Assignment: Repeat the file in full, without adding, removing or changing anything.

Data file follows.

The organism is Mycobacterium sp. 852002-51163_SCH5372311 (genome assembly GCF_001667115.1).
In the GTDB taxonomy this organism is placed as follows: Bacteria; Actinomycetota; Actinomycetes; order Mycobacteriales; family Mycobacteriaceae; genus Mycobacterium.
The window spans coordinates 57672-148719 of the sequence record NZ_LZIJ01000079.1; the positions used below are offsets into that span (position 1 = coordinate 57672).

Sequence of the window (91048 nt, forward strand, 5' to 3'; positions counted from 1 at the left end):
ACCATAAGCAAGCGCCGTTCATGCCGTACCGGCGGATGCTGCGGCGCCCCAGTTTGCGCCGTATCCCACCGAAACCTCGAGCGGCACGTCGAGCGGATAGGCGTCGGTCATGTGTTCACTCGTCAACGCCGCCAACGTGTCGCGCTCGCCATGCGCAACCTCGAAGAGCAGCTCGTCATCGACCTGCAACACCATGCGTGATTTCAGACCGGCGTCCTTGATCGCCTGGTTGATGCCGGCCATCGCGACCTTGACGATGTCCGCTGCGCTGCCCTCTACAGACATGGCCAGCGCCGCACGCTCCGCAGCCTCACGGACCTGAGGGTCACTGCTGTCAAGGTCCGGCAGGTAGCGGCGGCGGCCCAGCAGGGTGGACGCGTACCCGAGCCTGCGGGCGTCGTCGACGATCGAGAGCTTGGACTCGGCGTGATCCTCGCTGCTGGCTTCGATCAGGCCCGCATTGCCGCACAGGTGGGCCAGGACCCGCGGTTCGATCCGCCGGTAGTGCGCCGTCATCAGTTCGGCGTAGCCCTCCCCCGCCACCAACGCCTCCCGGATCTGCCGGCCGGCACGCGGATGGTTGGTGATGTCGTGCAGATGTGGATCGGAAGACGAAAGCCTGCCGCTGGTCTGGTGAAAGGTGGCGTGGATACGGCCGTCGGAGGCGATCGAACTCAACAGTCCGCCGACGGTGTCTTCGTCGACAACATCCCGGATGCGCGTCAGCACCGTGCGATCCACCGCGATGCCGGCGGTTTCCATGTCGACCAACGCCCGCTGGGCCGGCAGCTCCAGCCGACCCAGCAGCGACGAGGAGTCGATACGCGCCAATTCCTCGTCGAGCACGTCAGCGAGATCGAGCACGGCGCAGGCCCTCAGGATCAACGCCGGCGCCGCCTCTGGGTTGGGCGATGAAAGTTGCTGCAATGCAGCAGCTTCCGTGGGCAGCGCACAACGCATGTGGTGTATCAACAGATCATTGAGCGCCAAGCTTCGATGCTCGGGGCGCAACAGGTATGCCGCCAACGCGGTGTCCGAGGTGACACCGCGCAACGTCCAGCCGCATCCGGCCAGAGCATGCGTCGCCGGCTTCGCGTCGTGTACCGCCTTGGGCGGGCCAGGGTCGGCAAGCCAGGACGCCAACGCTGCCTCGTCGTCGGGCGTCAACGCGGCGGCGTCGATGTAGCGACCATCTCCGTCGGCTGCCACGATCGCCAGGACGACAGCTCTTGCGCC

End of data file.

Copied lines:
The organism is Mycobacterium sp. 852002-51163_SCH5372311 (genome assembly GCF_001667115.1).
In the GTDB taxonomy this organism is placed as follows: Bacteria; Actinomycetota; Actinomycetes; order Mycobacteriales; family Mycobacteriaceae; genus Mycobacterium.
The window spans coordinates 57672-148719 of the sequence record NZ_LZIJ01000079.1; the positions used below are offsets into that span (position 1 = coordinate 57672).

Sequence of the window (91048 nt, forward strand, 5' to 3'; positions counted from 1 at the left end):
ACCATAAGCAAGCGCCGTTCATGCCGTACCGGCGGATGCTGCGGCGCCCCAGTTTGCGCCGTATCCCACCGAAACCTCGAGCGGCACGTCGAGCGGATAGGCGTCGGTCATGTGTTCACTCGTCAACGCCGCCAACGTGTCGCGCTCGCCATGCGCAACCTCGAAGAGCAGCTCGTCATCGACCTGCAACACCATGCGTGATTTCAGACCGGCGTCCTTGATCGCCTGGTTGATGCCGGCCATCGCGACCTTGACGATGTCCGCTGCGCTGCCCTCTACAGACATGGCCAGCGCCGCACGCTCCGCAGCCTCACGGACCTGAGGGTCACTGCTGTCAAGGTCCGGCAGGTAGCGGCGGCGGCCCAGCAGGGTGGACGCGTACCCGAGCCTGCGGGCGTCGTCGACGATCGAGAGCTTGGACTCGGCGTGATCCTCGCTGCTGGCTTCGATCAGGCCCGCATTGCCGCACAGGTGGGCCAGGACCCGCGGTTCGATCCGCCGGTAGTGCGCCGTCATCAGTTCGGCGTAGCCCTCCCCCGCCACCAACGCCTCCCGGATCTGCCGGCCGGCACGCGGATGGTTGGTGATGTCGTGCAGATGTGGATCGGAAGACGAAAGCCTGCCGCTGGTCTGGTGAAAGGTGGCGTGGATACGGCCGTCGGAGGCGATCGAACTCAACAGTCCGCCGACGGTGTCTTCGTCGACAACATCCCGGATGCGCGTCAGCACCGTGCGATCCACCGCGATGCCGGCGGTTTCCATGTCGACCAACGCCCGCTGGGCCGGCAGCTCCAGCCGACCCAGCAGCGACGAGGAGTCGATACGCGCCAATTCCTCGTCGAGCACGTCAGCGAGATCGAGCACGGCGCAGGCCCTCAGGATCAACGCCGGCGCCGCCTCTGGGTTGGGCGATGAAAGTTGCTGCAATGCAGCAGCTTCCGTGGGCAGCGCACAACGCATGTGGTGTATCAACAGATCATTGAGCGCCAAGCTTCGATGCTCGGGGCGCAACAGGTATGCCGCCAACGCGGTGTCCGAGGTGACACCGCGCAACGTCCAGCCGCATCCGGCCAGAGCATGCGTCGCCGGCTTCGCGTCGTGTACCGCCTTGGGCGGGCCAGGGTCGGCAAGCCAGGACGCCAACGCTGCCTCGTCGTCGGGCGTCAACGCGGCGGCGTCGATGTAGCGACCATCTCCGTCGGCTGCCACGATCGCCAGGACGACAGCTCTTGCGCC